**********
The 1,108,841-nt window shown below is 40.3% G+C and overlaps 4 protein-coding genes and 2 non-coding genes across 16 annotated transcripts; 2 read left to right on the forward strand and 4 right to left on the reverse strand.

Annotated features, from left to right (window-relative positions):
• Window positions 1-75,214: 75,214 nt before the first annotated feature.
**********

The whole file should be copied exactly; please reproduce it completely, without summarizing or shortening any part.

The 1,108,841-nt window shown below is 40.3% G+C and overlaps 4 protein-coding genes and 2 non-coding genes across 16 annotated transcripts; 2 read left to right on the forward strand and 4 right to left on the reverse strand.

Annotated features, from left to right (window-relative positions):
• Window positions 1-75,214: 75,214 nt before the first annotated feature.